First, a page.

Supporters of self-determination argue that the allegedly Malaya-centric federal government has largely disregarded the 1963 Malaysia Agreement and the 20- and 18-point agreements pertaining to the special rights of Sabah and Sarawak, respectively, when Malaysia was formed.
Putrajaya recently pinpointed several people they believe to be involved in a movement to have Sabah and Sarawak secede from the federation, with Home Minister Datuk Seri Ahmad Zahid Hamidi and Inspector-General of Police Tan Sri Khalid Abu Bakar both issuing stern warnings against those behind the movement.
Earlier this month, police announced that they have identified three Malaysians involved in the secession movement, adding that they will be investigated under the Sedition Act 1948 and for criminal defamation.
Friday, October 03, 2014 Agreement of Malaysia , Exposing the Truth , Fact , Federation of Malaysia 16 September 1963 , Jeffrey G.Kitingan , SSKM No comments
Jeffrey Kitingan wants restoration of Malaysia as an equal partnership of Sabah, Sarawak and the peninsula.
KUALA LUMPUR: Star Sabah Chief Jeffrey Kitingan wants a new Malaysian Constitution to replace the Federal Constitution, as the way to resolve Putrajaya’s non-compliance on the Malaysia Agreement 1963 (MA63), the basis on which Sabah and Sarawak entered into a federation on Sept 16, 1963 with the peninsular. The MA63 is a constitutional document.
The alternative, warned Jeffrey, was to dissolve the Malaysia partnership.
He was speaking at a public forum, Revisit Malaysia Agreement 1963, in Kuala Lumpur.
“The new Constitution should reflect the status of Sabah and Sarawak as equal partners with Malaya,” said Jeffrey who is also the Bingkor Assemblyman and a younger brother of Huguan Siou (Paramount Chief) Joseph Pairin Kitingan.
“Lord Cobbold, the chairman of the Cobbold Commission, held that Malaysia was an equal partnership.”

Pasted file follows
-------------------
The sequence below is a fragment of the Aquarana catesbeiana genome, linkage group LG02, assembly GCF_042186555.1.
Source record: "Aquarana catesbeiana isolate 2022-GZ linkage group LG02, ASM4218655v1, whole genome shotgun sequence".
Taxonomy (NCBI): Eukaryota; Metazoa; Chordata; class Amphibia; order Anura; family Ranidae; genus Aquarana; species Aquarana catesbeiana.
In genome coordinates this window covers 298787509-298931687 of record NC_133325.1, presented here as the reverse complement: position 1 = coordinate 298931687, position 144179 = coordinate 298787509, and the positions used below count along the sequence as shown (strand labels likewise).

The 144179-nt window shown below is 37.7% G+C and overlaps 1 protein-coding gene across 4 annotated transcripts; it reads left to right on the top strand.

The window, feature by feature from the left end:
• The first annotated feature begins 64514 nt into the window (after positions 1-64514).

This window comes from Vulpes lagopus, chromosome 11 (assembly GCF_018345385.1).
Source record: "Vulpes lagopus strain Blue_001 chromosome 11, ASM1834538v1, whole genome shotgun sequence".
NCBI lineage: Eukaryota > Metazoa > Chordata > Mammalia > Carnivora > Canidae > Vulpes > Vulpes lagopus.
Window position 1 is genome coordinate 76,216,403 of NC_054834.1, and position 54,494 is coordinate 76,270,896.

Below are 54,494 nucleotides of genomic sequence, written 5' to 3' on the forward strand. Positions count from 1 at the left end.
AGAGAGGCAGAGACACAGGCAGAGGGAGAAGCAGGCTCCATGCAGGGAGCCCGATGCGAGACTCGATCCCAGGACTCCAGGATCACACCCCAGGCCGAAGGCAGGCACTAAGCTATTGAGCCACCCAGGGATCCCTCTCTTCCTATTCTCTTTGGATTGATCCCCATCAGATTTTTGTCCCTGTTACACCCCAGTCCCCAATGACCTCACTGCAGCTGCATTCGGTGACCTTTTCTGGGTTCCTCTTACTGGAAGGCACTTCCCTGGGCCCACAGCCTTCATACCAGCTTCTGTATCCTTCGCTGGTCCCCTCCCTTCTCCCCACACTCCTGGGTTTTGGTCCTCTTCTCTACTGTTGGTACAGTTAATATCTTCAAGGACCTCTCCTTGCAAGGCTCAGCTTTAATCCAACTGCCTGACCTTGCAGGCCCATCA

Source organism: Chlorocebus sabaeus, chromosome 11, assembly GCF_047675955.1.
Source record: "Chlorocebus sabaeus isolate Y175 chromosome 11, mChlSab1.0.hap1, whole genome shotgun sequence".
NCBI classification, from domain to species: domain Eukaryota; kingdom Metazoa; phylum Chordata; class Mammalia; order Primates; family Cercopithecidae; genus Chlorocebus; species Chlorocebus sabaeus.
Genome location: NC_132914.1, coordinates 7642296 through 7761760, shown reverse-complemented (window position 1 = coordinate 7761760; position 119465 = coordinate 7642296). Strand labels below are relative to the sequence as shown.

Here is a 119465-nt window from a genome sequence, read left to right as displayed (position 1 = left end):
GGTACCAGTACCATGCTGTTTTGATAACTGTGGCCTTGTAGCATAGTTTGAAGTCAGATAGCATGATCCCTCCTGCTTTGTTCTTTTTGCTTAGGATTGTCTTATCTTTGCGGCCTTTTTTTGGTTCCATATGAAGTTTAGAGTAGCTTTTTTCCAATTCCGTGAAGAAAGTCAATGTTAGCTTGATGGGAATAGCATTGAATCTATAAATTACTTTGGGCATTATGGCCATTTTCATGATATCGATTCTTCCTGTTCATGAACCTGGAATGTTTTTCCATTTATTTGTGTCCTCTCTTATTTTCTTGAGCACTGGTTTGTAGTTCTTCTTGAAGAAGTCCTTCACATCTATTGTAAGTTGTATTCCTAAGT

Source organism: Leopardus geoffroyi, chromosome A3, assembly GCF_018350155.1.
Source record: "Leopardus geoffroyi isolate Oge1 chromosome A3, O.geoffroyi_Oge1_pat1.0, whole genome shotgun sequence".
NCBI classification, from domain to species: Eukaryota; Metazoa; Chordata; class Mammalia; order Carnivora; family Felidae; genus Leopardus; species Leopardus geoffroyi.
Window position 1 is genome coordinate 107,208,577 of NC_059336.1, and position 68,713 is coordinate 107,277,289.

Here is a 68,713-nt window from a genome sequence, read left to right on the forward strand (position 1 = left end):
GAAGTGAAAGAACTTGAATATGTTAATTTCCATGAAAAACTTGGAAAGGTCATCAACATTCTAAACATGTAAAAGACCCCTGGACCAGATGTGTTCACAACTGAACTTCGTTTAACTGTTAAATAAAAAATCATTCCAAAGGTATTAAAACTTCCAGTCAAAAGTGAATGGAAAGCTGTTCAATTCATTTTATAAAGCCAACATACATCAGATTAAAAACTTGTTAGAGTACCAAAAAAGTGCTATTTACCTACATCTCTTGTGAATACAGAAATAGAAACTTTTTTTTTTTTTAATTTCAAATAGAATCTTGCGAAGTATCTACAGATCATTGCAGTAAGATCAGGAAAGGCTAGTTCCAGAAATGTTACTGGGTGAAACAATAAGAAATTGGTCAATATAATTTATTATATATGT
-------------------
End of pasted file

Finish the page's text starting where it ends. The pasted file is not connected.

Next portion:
Lord Cobbold, continued Jeffrey, stressed that since Malaysia was a partnership of nations, there should be no talk of a takeover of Sabah and Sarawak by Malaya or the submergence of the individualities. If there was a takeover, warned Lord Cobbold, Malaysia would be a failure.
Jeffrey claimed that Malayan Prime Minister Tunku Abdul Rahman had also pledged in 1963 that the two Borneo nations would have self-government within Malaysia on the road to independence.
“British documents show that the objective of Malaysia was a confederation,” said Jeffrey. “This means that there would be a two-tier federation, the Federation of Malaya at the lower tier, and Brunei, Singapore, North Borneo, Sarawak and Malaya at the upper tier.”
The reality turned out to be quite different, added Jeffrey. He lamented that Sabah and Sarawak were literally dragged in and downgraded to being the 12th and 13th states in the Malayan Federation, renamed the Malaysian Federation. Article 160 of the Federal Constitution refers.
Jeffrey urged Putrajaya to take heed of the unhappiness in Sabah and Sarawak with the Federal government and not raise the spectre of arrests under the Sedition Act for speaking up.
“We don’t want to leave (Malaysia),” he assured. “The issues in conflict need to be heard and resolved.”